On the other hand, St. Joseph Pignatelli (+1811) is considered the second founder of the Jesuits after their suppression.  There had been for sometime in the 18th c. an effort on the part of some monarchs, etc., to suppress the Jesuits and expel them from their territories. For example, the Marquis de Pombal put all the Jesuits, with only the clothes on their backs, into 13 ships and sent them to Civitavecchia the port in the Papal States, as a “gift” to Pope Clement XIII, who refused to admit them.   They and Jesuits from Aragon fled to Corsica.  Pignatelli somehow got the 600 or more provisions and work until France took over Corsica and they were driven out again.  Clement XIV, of happy memory, suppressed the Society in 1773.  Pignatelli and his brother made their way to Bologna and lived in retirement, not functioning publicly as priests.  Eventually, Pius VI would permit the Jesuits left, including those who had not been suppressed by Catherine the Great in Russia, to regroup and function.  Pius VII appointed Pignatelli as the superior in Italy.  They remained untouched even when Pius was exiled and France took over.  The Society would eventually be restored fully in 1814, three years after Pignatelli’s death.  The Jesuits themselves consider him to be the second founder of the Society.  More on him HERE.

The Gesù, principle church of the Jesuits.  Magnificent Counter-Reformation statement which the modern day Jesuits are eroding with stupidate.

In the chapel where you find also the grave of Arupe, is the altar with the urn of the remains of San Giuseppe Pingatelli.

As I contemplated his tomb and thought about the immense suffering of those Jesuits, their rank and file, in the 18th c., driven here and there with nothing and under much hostility, I thought of canceled priests.  There are so many today.  Most are quietly trying to scratch out a living, somehow.  A few are visible or even noisy.  Most are hidden and nearly forgotten.  I prayed to St. Joseph Pingatelli for them, to ask Christ the High Priest to heal the injustices against them and to bring them consolations.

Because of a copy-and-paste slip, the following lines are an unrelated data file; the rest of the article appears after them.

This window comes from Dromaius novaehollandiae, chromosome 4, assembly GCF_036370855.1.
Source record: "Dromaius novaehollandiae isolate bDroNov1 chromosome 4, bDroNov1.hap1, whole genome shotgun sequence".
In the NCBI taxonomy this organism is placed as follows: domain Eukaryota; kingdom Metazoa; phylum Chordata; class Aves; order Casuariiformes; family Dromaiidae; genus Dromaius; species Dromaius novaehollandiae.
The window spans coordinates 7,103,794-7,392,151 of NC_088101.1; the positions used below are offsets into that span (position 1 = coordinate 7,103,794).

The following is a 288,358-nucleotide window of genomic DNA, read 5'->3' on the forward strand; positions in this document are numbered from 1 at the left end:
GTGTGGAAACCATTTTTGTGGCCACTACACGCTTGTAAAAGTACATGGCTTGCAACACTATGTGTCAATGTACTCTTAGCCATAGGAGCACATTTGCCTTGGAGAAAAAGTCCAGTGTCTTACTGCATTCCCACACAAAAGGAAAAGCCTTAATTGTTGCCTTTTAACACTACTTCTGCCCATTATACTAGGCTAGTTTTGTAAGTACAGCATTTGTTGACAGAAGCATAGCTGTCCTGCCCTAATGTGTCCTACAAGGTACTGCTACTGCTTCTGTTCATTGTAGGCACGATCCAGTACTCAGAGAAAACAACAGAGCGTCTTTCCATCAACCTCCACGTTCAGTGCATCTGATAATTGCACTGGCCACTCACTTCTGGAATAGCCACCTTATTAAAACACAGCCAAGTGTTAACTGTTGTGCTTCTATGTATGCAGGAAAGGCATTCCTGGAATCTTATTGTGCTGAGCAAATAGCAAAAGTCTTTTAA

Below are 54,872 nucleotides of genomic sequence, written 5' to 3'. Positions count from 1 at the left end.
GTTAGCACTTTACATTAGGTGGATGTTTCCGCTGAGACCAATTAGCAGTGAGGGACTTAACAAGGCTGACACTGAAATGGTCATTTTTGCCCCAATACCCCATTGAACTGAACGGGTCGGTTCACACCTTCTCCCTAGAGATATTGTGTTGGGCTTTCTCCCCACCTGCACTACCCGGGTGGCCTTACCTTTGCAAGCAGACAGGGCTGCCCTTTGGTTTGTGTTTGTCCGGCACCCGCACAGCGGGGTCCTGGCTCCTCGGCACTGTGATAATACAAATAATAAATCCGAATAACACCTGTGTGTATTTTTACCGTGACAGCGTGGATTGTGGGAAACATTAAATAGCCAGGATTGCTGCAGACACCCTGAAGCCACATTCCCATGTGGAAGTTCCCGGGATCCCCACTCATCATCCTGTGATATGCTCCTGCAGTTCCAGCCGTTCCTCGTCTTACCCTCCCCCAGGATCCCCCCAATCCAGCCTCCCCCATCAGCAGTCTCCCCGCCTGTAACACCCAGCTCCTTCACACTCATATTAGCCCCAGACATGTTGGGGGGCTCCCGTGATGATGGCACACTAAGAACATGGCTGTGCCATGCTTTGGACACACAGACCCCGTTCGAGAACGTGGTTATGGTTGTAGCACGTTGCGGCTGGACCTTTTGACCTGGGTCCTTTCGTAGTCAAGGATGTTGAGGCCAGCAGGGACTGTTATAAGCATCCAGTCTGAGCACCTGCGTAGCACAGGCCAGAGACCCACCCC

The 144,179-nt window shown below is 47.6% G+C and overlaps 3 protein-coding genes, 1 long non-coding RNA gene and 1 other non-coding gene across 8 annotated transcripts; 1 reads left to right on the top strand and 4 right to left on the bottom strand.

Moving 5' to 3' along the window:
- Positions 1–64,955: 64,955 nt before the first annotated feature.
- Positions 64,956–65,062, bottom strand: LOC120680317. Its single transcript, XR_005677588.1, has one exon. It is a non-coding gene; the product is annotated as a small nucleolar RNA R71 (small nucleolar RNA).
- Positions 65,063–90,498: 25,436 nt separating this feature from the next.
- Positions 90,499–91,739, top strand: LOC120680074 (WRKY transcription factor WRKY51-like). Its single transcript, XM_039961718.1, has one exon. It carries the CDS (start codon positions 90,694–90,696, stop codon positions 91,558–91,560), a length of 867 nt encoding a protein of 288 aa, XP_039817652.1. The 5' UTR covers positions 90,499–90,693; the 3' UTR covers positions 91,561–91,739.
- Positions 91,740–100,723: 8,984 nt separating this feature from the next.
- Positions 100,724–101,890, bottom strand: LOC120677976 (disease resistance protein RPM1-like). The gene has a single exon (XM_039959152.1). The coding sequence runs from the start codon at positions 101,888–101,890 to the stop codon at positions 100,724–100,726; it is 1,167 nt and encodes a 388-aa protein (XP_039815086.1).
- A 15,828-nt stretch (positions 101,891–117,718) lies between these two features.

I thought of the plight of the Society of St. Pius X, with a saintly founder, which has in some ways been suppressed by Rome but which nevertheless is growing and thriving in a kind of exile in our midst.  I asked St. Joseph to intercede with God and raise up in the Church a figure who could navigate the present day Roman waters with their Scylla and Charybdis of moral and theological corruptions, to help bring that Society into undisputed harmony.  May Our Lady soften the hearts of their critics and be part of the solution rather than perpetuators of the problems.

I asked St. Joseph Pignatelli to intercede, along with St. Ignatius, St. Peter Favre, St. Francis Borgia, St. Robert Bellarmine, St. Aloysius Gonzaga, St. John Berchmans, St. Francis Xavier, St. John de Brebouf, St. Nicholas Owen, St. Robert Southwell (who lived across the street from where I write at the English College), and all the Jesuits saints and blesseds, with St. Joseph the Church’s Protector, and Mary Queen of the Clergy, to obtain special graces for the members of the Society, especially those who have strayed into destructive paths, who will reform the present day Jesuits. I pray for their reform.   If we say corruptio optimi pessima can we not turn the sock inside out and say conversio pessimi optima?

See what time in Rome is doing to my blog posts, which are sometimes a lot of work.   I was thinking of this the other day. I’ve spent enough time here that I don’t need to rush to see the famous things that you don’t want to miss. I’ve been there and done that.  Now I can drill (figuratively) into the engrossing details.  What treasures and lessons there are.  It’s nice to have my brain awake again.